• 5. What is Lake Effect Snow?
    • So every time there’s an Arctic air mass, we get dumped on with LES, right? Wrong!
    • Factors that must be examined include: - Degree of instability - Fetch - Wind Shear (speed/vertical) - Upstream contributions - Ice cover? - Synoptic contributions? - Geography
  • 6. What is Lake Effect Snow?
    • A few specifics: - 850 mb temps should be 13°C cooler than the lake temperature (27-28° at 700 mb or 50° at 500 mb for major events). - Vertical wind shear from the surface to 700 mb level should be less than 30°.
    • - Speed shear not too significant
    • - Lake induced CAPEs usually about 300 J/kg
  • 7. What is Lake Effect Snow?
    • A few specifics: - Fetch over the lake should be over as much of it as possible!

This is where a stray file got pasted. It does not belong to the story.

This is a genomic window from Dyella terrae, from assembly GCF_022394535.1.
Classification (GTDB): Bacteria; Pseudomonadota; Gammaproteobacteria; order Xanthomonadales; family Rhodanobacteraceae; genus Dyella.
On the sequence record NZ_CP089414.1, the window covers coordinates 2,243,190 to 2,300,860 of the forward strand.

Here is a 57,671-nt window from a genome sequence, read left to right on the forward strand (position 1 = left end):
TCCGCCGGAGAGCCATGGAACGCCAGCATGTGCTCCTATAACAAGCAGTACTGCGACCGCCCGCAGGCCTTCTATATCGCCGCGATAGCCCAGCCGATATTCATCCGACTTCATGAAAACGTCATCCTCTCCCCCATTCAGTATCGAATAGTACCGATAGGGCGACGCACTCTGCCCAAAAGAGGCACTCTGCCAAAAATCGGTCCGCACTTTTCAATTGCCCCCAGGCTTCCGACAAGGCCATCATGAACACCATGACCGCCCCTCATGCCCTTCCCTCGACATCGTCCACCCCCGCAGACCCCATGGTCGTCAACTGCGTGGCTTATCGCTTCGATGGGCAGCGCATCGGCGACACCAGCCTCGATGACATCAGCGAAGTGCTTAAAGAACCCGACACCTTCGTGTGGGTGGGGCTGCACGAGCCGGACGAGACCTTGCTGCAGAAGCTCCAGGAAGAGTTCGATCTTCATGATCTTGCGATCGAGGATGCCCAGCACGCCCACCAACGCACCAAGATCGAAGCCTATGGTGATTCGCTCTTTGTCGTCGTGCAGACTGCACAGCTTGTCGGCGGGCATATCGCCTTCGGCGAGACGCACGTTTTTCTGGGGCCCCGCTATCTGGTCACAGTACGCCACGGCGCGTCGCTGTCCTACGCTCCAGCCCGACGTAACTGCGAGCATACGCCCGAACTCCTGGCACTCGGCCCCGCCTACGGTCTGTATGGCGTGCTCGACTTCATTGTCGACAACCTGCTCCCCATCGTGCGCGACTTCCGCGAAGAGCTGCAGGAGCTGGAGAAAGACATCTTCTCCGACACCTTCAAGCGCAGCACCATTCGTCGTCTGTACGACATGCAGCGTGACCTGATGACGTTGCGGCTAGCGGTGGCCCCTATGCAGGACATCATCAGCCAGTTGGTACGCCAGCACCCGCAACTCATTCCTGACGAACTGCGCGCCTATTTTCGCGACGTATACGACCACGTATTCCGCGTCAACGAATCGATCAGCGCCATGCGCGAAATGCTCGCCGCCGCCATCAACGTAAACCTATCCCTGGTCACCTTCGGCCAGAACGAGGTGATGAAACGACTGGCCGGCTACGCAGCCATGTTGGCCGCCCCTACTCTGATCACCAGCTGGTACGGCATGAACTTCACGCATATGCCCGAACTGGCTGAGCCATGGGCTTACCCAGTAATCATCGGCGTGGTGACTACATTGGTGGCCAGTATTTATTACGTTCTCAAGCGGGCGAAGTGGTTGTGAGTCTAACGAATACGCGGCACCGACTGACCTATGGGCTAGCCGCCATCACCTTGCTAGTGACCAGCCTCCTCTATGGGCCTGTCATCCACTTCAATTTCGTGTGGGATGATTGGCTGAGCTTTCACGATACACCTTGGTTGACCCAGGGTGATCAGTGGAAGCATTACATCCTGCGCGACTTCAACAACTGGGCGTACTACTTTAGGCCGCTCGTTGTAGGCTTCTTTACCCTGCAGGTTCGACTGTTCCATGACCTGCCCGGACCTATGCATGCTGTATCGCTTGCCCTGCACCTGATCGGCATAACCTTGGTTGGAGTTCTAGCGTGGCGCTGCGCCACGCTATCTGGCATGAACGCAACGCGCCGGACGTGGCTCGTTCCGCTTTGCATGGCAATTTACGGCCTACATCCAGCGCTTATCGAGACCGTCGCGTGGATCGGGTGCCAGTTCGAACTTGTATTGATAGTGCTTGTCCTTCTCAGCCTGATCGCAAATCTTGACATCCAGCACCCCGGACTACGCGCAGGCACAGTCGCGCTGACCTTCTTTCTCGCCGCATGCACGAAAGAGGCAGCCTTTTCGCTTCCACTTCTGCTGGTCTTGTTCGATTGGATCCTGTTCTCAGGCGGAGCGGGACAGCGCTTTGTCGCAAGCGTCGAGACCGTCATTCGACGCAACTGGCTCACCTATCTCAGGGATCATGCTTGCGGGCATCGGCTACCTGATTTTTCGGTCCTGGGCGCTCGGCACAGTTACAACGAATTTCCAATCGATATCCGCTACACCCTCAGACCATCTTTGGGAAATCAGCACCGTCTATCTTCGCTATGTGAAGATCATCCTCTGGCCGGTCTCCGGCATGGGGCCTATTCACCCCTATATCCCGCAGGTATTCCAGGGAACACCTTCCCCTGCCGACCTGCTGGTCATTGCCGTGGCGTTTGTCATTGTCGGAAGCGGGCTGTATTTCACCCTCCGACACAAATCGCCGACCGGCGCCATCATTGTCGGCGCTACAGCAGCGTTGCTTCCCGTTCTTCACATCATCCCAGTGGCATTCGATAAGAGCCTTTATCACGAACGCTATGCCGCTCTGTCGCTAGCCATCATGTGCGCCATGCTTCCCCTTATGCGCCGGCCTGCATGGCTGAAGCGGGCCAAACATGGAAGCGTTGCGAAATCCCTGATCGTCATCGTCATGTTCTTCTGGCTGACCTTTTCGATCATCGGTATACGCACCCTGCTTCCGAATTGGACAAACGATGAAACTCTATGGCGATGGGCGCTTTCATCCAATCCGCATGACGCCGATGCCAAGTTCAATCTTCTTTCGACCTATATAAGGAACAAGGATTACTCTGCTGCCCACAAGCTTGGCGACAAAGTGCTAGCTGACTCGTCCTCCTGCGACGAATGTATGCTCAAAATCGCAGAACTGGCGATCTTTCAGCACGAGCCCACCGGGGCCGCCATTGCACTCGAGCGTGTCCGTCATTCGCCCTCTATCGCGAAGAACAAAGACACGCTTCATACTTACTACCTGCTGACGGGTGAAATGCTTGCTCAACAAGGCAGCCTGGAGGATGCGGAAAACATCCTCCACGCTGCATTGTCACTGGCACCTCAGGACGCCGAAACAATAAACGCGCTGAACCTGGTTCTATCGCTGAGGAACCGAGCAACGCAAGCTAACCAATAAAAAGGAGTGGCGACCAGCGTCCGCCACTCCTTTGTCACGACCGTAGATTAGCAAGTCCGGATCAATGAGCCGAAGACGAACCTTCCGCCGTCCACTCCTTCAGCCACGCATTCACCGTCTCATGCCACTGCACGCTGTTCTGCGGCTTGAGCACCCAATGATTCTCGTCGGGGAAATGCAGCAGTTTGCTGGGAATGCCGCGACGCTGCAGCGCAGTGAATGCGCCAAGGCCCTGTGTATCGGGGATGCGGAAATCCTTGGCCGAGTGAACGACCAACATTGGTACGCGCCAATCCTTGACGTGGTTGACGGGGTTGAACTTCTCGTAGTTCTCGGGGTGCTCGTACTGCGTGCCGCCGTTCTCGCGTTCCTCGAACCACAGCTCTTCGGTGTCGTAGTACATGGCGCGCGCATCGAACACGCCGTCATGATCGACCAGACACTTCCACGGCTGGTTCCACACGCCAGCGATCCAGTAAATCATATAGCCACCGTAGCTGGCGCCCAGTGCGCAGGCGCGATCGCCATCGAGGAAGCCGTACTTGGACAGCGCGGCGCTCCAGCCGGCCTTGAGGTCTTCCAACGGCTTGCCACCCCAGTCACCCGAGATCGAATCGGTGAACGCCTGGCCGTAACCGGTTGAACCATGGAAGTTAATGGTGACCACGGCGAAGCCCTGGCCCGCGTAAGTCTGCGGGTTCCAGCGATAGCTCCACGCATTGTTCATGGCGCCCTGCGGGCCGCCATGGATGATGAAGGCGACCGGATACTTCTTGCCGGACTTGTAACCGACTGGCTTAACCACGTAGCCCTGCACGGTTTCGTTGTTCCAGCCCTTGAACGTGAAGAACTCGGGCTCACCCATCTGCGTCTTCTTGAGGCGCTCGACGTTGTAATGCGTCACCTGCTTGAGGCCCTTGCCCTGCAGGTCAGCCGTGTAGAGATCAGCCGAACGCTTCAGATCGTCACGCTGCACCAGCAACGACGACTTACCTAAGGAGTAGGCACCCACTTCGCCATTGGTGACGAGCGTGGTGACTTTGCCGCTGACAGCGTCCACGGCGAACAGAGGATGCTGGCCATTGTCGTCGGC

• 8. What is Lake Effect Snow?
    • A few specifics: - Upstream connections: Winds transporting moisture from Lake Superior to Lake Huron or Lake Huron/Georgian Bay to Lake Ontario. - Synoptic setup: Cyclonic flow and positive vorticity advection often acts to enhance snowfall. - High inversion level helps as well.
  • 9. Geography Lesson
  • 10. Geography Lesson
  • 11. Winter 06-07: Tale of Two Seasons
    • November 1-January 15 at UCA/RME: Temperature: +9.0° (38.0°) Snowfall: -31.1” (15.9”)
    • January 16-March 31 at UCA/RME Temperature: -4.1° (21.4°) Snowfall: +60.8” (108.0”)
  • 12. Winter 06-07: Tale of Two Seasons
    • Above normal air temperatures helped keep lake temperatures well above normal as well.
    • With limited LES through late January (biggest events were the Buffalo snows of October and early November snows off Ontario), lake snowbelts were primed to get hammered.
  • 13. Synoptic Setup for LES Event
    • With region primed, all it took was a seasonably cool air mass to kick start the lake.
    • January 29 th saw that occur as 20-40” fell near the lakeshore north of Syracuse.